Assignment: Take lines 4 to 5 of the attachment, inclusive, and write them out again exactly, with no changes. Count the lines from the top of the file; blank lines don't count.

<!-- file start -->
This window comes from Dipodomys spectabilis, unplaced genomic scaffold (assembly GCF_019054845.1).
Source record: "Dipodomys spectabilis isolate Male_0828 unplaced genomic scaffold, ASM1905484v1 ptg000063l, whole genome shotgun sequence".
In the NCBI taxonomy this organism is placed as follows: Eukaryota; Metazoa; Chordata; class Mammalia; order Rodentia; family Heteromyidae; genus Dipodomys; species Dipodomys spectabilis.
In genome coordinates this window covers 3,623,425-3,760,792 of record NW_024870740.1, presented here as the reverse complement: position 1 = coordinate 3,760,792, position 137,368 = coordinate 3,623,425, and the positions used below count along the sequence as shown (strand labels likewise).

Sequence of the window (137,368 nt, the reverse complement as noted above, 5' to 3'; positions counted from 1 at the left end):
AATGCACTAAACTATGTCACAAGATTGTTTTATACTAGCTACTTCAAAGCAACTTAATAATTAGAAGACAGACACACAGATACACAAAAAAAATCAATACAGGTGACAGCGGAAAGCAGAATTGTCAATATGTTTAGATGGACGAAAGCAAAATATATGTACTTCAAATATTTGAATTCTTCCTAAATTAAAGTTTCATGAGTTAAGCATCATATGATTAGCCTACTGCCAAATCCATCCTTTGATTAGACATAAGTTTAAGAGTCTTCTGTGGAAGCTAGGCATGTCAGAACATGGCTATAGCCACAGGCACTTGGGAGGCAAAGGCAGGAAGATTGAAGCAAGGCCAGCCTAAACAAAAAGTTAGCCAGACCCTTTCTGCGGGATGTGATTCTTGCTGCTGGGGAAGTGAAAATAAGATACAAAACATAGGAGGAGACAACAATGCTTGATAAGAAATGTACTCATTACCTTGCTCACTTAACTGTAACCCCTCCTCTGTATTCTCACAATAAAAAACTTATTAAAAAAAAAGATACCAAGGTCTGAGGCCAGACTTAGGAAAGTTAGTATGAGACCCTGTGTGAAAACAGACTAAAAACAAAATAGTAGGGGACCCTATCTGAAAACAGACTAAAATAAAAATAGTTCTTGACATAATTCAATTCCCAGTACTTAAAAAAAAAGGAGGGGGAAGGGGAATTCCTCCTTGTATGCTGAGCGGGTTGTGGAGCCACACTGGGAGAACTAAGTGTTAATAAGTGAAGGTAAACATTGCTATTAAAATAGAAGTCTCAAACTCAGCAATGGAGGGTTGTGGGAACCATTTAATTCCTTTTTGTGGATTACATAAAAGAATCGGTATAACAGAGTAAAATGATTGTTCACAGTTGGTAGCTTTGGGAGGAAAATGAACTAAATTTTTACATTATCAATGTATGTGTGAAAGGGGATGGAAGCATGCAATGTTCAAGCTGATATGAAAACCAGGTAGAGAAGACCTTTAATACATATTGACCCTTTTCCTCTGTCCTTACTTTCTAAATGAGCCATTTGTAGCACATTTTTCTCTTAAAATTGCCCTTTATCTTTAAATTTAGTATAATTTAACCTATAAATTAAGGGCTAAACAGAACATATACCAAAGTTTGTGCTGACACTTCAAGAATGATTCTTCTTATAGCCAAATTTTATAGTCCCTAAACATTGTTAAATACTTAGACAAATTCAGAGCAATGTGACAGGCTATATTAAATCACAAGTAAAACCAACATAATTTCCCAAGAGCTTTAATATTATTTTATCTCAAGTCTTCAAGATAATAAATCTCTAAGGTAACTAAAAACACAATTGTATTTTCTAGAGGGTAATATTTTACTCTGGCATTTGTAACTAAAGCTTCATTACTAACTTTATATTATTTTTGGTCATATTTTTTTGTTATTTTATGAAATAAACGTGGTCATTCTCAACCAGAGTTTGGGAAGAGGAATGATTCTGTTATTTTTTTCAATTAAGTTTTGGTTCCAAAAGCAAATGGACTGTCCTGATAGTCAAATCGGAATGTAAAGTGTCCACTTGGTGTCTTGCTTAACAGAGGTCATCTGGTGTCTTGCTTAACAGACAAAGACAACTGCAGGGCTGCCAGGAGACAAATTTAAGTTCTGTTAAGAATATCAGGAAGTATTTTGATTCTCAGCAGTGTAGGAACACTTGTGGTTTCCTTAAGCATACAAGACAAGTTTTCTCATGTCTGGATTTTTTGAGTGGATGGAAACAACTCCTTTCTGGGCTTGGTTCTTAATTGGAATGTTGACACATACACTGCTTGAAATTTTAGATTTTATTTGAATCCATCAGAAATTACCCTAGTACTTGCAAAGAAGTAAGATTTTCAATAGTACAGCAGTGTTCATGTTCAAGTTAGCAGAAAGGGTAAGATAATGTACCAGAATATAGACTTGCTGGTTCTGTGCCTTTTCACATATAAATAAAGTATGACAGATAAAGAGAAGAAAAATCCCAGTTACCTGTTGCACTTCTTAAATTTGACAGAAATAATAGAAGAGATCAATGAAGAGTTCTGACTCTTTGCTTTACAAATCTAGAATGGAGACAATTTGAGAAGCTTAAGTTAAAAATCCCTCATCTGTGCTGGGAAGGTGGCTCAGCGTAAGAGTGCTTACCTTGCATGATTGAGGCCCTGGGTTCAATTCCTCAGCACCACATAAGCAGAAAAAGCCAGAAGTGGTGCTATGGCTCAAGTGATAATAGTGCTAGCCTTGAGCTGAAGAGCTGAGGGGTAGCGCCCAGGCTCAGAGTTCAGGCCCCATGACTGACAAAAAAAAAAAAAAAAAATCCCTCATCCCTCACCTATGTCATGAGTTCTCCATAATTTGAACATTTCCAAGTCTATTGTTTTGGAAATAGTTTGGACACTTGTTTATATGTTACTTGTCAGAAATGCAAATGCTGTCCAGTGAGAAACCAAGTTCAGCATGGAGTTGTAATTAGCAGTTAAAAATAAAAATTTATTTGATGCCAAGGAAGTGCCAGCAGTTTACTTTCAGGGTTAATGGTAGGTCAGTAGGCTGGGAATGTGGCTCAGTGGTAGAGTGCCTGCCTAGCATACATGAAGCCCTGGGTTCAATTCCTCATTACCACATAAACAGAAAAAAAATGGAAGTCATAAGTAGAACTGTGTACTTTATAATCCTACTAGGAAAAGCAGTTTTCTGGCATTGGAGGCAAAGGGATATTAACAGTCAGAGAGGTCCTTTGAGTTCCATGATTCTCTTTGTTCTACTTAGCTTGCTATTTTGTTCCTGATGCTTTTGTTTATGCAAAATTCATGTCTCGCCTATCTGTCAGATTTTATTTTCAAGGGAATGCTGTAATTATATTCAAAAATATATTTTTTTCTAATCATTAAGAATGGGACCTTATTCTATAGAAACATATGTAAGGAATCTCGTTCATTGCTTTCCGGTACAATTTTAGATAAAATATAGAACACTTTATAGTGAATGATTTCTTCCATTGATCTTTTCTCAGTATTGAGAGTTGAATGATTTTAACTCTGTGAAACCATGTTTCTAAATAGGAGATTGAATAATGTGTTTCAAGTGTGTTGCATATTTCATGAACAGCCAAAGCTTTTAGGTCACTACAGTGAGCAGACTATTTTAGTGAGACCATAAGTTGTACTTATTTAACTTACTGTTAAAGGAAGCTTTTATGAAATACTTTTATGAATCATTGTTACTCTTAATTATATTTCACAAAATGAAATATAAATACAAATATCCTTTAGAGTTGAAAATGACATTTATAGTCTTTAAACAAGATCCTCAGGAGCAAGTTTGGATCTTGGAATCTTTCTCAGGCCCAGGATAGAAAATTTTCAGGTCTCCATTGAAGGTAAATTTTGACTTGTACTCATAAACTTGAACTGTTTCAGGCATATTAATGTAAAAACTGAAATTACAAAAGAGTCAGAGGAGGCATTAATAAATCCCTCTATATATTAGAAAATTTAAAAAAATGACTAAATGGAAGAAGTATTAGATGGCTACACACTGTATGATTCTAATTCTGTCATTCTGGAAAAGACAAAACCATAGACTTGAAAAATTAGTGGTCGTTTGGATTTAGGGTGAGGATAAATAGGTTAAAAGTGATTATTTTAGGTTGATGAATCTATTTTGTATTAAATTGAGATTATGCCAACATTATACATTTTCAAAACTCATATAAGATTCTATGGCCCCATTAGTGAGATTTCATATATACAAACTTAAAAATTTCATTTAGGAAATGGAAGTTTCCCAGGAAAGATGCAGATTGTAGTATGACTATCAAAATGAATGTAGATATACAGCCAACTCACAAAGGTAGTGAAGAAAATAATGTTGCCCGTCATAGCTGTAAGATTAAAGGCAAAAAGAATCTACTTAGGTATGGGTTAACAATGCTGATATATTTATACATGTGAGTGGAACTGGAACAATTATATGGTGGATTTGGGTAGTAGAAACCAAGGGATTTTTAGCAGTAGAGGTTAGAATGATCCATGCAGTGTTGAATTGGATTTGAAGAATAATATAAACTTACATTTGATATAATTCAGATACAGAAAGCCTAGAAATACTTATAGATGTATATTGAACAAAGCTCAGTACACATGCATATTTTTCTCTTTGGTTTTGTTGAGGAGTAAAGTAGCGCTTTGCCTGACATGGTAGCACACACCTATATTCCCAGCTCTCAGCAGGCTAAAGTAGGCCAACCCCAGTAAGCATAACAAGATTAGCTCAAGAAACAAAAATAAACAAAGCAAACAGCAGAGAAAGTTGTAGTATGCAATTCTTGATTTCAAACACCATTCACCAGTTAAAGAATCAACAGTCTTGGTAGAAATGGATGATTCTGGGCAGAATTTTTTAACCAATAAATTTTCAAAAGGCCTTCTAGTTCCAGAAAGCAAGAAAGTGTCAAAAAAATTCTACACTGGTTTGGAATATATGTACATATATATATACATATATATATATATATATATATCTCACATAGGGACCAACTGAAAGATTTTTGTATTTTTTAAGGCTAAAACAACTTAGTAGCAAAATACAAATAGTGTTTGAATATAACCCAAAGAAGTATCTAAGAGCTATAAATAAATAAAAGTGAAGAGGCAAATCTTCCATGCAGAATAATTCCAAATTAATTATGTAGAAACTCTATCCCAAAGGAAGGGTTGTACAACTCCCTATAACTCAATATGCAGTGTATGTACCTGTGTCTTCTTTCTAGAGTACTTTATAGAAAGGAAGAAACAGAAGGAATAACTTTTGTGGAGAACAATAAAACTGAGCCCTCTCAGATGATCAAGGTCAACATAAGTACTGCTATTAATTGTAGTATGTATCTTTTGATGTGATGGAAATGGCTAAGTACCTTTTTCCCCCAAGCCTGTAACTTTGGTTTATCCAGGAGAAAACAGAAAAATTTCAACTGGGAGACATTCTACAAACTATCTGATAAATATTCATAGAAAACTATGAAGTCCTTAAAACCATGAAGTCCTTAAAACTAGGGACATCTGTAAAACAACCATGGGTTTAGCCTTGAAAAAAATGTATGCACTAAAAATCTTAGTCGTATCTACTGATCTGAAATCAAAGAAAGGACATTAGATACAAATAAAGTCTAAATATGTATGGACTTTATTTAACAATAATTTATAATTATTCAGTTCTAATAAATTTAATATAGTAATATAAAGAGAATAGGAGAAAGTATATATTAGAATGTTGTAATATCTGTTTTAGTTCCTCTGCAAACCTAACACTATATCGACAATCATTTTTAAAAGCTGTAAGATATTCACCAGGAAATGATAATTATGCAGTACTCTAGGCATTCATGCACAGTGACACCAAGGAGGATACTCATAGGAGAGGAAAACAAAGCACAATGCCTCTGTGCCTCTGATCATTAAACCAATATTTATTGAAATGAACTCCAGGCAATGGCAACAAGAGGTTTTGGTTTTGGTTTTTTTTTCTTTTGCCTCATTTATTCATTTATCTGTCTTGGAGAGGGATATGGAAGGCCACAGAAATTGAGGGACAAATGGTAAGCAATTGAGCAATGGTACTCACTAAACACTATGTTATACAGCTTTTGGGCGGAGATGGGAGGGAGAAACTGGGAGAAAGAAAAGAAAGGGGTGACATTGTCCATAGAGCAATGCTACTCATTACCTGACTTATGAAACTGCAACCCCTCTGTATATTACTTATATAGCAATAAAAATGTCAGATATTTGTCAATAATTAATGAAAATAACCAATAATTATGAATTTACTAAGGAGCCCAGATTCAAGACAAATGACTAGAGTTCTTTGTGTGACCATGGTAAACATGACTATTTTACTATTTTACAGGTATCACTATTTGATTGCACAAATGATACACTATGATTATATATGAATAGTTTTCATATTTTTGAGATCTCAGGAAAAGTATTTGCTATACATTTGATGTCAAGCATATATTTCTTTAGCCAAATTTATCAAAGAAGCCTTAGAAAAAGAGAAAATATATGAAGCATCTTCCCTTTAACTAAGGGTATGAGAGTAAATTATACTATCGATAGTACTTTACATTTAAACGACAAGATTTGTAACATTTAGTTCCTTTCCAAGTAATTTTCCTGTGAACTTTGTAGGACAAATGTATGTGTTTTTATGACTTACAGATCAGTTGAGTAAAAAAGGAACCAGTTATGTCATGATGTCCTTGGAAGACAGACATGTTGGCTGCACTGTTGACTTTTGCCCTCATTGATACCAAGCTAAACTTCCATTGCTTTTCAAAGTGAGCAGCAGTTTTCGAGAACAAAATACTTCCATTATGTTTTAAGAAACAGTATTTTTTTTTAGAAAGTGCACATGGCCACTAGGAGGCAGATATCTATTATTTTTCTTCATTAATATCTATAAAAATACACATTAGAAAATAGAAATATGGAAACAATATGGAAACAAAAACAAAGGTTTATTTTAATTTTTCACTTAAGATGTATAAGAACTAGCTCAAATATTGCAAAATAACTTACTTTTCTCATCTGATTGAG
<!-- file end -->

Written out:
In genome coordinates this window covers 3,623,425-3,760,792 of record NW_024870740.1, presented here as the reverse complement: position 1 = coordinate 3,760,792, position 137,368 = coordinate 3,623,425, and the positions used below count along the sequence as shown (strand labels likewise).

Sequence of the window (137,368 nt, the reverse complement as noted above, 5' to 3'; positions counted from 1 at the left end):